Personally SPEAKING; Professor GERRY McKENNA, Vice-Chancellor of the University of Ulster, Responds to Recent Comments about the University's Plan for Future Development

The News Letter (Belfast, Northern Ireland), April 4, 2002 | Go to article overview

Personally SPEAKING; Professor GERRY McKENNA, Vice-Chancellor of the University of Ulster, Responds to Recent Comments about the University's Plan for Future Development


Byline: GERRY McKENNA

JUDGED by UK-wide benchmarking exercises, the University of Ulster is one of the success stories of the UK's higher education system.

In the past 18 months, all subjects assessed at the university by the nationwide quality assurance system have been judged to be excellent.

The recently published assessment of research at the University of Ulster awarded us two of the three five-star ratings received by Northern Ireland's universities. These are the gold standard of university research.

In terms of widening access to higher education, almost 40 per cent of the university's students come from the poorer socio-economic groups in our society - one of the finest achievements of any UK university.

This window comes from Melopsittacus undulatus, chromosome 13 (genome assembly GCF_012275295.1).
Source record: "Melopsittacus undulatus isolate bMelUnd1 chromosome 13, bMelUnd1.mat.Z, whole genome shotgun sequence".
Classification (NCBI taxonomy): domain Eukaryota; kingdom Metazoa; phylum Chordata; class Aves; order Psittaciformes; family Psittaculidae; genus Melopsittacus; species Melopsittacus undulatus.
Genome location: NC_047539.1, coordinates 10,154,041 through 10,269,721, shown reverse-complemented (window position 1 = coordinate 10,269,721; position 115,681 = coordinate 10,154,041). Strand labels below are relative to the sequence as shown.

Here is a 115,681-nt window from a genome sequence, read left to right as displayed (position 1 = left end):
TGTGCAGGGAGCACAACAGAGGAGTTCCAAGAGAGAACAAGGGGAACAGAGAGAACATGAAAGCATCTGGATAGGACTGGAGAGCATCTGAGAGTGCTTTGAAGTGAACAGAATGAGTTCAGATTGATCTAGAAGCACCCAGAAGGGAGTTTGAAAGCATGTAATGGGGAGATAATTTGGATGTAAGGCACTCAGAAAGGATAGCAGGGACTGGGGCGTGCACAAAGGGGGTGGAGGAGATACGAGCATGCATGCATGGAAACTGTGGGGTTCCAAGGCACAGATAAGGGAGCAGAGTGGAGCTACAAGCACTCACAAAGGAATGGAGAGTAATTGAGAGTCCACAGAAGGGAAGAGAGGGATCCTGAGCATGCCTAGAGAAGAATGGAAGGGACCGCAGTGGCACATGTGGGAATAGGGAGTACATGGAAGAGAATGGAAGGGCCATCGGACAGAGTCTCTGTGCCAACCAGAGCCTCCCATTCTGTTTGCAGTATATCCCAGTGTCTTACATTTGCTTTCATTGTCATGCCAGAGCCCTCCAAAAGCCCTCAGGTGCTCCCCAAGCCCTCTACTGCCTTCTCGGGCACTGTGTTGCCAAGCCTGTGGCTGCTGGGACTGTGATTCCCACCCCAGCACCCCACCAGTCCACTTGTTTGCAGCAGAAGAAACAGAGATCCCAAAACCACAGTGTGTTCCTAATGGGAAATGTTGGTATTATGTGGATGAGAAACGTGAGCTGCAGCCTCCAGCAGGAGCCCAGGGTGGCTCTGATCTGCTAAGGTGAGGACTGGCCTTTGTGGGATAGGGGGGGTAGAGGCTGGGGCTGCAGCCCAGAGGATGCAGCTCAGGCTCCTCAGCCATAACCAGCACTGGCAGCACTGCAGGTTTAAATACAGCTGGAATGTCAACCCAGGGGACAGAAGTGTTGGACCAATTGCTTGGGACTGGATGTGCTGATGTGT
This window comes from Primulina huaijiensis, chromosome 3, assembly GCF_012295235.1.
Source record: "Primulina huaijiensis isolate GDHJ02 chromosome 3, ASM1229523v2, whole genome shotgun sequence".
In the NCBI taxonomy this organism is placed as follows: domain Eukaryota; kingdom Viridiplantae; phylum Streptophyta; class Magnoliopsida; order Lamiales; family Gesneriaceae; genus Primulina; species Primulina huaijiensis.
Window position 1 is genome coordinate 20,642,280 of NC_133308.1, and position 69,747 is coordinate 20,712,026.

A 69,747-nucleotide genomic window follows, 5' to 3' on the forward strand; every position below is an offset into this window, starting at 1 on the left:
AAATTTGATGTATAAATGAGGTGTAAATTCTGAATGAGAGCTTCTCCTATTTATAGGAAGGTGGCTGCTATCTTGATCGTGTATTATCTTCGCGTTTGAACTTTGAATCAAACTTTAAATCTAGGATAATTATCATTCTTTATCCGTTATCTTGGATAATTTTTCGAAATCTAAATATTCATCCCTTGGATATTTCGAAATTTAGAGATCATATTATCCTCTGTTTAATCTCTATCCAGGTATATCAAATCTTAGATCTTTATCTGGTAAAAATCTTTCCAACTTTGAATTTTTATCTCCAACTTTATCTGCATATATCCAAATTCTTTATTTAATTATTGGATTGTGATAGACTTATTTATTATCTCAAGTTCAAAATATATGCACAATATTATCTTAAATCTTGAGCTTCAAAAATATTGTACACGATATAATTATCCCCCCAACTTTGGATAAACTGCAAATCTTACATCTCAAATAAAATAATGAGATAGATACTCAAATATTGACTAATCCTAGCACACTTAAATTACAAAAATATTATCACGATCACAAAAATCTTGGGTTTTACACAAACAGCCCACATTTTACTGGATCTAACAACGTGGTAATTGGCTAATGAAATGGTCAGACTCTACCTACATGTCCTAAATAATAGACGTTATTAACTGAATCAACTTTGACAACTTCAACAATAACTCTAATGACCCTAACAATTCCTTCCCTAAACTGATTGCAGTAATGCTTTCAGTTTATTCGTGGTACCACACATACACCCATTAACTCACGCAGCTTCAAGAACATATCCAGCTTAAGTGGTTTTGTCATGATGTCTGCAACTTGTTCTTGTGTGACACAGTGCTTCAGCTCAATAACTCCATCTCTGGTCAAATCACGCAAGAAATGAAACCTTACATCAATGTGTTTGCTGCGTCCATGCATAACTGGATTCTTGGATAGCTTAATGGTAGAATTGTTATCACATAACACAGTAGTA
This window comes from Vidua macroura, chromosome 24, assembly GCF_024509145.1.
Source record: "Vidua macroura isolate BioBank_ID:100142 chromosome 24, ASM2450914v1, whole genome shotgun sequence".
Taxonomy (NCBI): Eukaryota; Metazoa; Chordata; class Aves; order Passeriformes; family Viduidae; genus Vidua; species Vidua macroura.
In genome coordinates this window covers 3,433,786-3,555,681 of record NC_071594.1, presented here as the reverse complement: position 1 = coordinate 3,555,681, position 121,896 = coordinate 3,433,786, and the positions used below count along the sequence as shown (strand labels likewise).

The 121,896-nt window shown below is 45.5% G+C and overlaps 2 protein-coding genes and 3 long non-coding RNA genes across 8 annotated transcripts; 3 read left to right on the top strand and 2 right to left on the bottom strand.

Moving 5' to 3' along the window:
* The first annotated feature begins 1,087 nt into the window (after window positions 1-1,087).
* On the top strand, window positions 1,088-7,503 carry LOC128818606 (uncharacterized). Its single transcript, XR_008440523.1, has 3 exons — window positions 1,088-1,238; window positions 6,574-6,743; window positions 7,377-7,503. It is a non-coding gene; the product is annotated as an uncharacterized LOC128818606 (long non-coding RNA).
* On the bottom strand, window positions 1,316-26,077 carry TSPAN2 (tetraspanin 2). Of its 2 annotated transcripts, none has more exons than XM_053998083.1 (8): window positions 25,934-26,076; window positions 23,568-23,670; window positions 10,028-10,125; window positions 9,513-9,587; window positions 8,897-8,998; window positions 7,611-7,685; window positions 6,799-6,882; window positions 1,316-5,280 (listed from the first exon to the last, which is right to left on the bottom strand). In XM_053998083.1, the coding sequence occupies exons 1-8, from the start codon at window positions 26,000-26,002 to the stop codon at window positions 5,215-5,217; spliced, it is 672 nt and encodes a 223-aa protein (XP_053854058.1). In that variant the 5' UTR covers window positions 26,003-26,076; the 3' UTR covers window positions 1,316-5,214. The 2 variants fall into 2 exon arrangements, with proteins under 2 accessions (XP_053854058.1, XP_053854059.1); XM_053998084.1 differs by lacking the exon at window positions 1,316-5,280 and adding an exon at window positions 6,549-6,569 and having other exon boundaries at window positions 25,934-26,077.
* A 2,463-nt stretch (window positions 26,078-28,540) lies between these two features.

And along with just five other universities, we were shortlisted by the Sunday Times for the title of University of the Year.

All of this has been achieved against a background in which the amount of money the university receives per student has declined by some 40 per cent over the past decade. Just think what we could have achieved if our resources had been maintained. Like all successful organisations, the University of Ulster's success has not happened by chance. And we are determined to work pro-actively to further enhance the performance and reputation of the university.

It is against this background that the current review of campus distribution of subjects must be considered. Our aim in undertaking this review is to ensure that, wherever a subject is offered, it is of sufficient scale such that both excellence and financial viability can be assured. This will, of necessity, lead to a certain degree of campus specialisation.

The activities of the university's Faculty of Engineering and the Built Environment are being concentrated at the Jordanstown campus. New programmes are being introduced in electronics and software engineering, and in internet and environmental technology. Our leading School of the Built Environment is also introducing a new degree in architecture.

Also at the Jordanstown campus, our Faculty of Business and Management is extending its range of undergraduate programmes to include new degree courses in human resource management and in marketing. Similarly, the Faculty of Social Science is expanding to include programmes in criminology, politics, and health and social policy. …

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